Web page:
The Curmudgeon refuses to hold any delusions about outcomes or ideas, even if it earns them the title "pessimist." nothing ever works out the way it should, and Murphy's Law is sometimes a lot more applicable than the laws of physics. And don't even get them started on people. Curmudgeons can be anyone, from crabby old ladies to disaffected youth. Curmudgeons gain solidarity when someone does something stupid or a plan fails, just like they knew it would.

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:Director:

To the Director, nothing is worse than chaos and disorder. The Director seeks to be in charge, adopting a "my way or the highway" attitude on matters of decision-making. The Director is most concerned with bringing order out of strife, however, and need not be truly "in control" of a group to guide it. Coaches, teachers, and many political figures exemplify the Directory Archetype. Directors gain solidarity when they influence a group in the completion of a difficult task.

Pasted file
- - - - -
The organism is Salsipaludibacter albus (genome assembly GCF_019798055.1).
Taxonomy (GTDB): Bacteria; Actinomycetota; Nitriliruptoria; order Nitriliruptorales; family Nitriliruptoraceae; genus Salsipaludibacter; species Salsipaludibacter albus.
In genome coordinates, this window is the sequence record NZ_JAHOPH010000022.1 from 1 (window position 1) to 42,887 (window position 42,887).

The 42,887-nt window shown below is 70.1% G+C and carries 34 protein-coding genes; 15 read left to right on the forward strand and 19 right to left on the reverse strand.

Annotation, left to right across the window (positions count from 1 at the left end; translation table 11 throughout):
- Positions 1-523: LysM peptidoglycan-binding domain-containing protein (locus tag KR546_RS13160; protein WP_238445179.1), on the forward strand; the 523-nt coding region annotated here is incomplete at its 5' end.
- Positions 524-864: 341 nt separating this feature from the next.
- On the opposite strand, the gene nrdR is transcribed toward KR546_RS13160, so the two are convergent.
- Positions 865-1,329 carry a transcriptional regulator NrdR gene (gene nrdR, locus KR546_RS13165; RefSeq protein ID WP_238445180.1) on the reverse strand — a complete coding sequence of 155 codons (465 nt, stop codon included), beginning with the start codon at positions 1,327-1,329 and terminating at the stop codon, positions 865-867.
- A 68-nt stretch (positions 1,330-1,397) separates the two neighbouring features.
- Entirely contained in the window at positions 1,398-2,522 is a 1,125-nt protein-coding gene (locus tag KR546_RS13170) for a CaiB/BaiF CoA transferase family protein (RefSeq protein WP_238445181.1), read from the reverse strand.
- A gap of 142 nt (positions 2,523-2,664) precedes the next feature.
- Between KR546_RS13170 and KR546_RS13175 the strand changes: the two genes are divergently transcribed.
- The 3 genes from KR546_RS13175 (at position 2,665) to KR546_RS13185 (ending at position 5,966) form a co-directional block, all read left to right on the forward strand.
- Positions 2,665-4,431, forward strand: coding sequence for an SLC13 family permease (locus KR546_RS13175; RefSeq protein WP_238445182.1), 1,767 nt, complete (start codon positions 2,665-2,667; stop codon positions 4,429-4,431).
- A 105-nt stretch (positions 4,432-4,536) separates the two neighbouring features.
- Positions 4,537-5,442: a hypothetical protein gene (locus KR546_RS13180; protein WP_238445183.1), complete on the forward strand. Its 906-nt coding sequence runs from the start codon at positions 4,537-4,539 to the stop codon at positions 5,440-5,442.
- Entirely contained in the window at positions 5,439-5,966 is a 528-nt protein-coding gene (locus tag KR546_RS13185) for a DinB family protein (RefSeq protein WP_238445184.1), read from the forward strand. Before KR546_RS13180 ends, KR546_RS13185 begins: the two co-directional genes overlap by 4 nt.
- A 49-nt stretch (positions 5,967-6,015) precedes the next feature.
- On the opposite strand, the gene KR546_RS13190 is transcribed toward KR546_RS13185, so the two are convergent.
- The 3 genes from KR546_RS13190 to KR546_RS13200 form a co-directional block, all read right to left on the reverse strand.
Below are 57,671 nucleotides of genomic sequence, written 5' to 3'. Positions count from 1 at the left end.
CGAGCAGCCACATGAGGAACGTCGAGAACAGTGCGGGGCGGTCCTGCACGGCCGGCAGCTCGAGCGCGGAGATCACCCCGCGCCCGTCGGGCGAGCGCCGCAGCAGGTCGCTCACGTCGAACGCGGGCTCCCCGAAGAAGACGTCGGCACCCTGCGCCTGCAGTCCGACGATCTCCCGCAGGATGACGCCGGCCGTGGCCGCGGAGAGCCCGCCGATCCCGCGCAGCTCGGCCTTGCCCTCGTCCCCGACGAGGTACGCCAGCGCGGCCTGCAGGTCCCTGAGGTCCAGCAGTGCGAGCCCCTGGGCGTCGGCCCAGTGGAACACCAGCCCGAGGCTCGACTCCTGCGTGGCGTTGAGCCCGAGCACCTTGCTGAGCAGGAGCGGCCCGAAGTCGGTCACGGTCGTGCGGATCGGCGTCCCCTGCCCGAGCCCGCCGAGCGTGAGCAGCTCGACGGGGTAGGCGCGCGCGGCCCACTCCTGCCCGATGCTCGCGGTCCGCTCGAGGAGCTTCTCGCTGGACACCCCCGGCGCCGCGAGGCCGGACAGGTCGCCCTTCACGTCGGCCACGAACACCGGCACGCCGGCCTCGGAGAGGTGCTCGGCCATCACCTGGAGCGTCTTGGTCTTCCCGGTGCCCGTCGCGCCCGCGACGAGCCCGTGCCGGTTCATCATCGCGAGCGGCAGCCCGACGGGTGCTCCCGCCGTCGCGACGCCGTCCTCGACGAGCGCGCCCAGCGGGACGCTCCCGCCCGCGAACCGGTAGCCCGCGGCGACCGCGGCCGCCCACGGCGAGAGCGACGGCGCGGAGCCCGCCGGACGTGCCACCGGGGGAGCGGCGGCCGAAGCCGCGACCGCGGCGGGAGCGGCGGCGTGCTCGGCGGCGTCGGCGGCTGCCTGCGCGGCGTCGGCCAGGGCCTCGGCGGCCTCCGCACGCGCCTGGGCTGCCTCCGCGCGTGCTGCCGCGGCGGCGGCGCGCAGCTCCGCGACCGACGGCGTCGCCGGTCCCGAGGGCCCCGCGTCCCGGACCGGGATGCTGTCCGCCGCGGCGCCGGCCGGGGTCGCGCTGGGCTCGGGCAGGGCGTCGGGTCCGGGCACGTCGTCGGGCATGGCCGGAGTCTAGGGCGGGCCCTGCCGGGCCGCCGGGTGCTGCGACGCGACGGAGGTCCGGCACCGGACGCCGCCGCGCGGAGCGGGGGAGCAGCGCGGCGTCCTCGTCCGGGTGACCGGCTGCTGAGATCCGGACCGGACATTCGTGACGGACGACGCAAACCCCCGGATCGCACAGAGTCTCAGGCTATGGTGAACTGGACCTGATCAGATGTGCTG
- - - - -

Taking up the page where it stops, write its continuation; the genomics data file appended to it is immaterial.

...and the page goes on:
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:Dreamer:

Dreamers strive to use their ideas to rise above their surroundings or limitations. They may share their views with others, but seldom have a plan for going from what is to what should be. Thus, Dreamers' lofty goals are often met with skepticism, but it's these tests of societal boundaries that bring about change in the end. Inventors, artists, and philosophers most closely embody the Dreamer Archetype. Dreamers gain solidarity whenever they convince someone to alter their course of action and follow their vision.

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:Fanatic: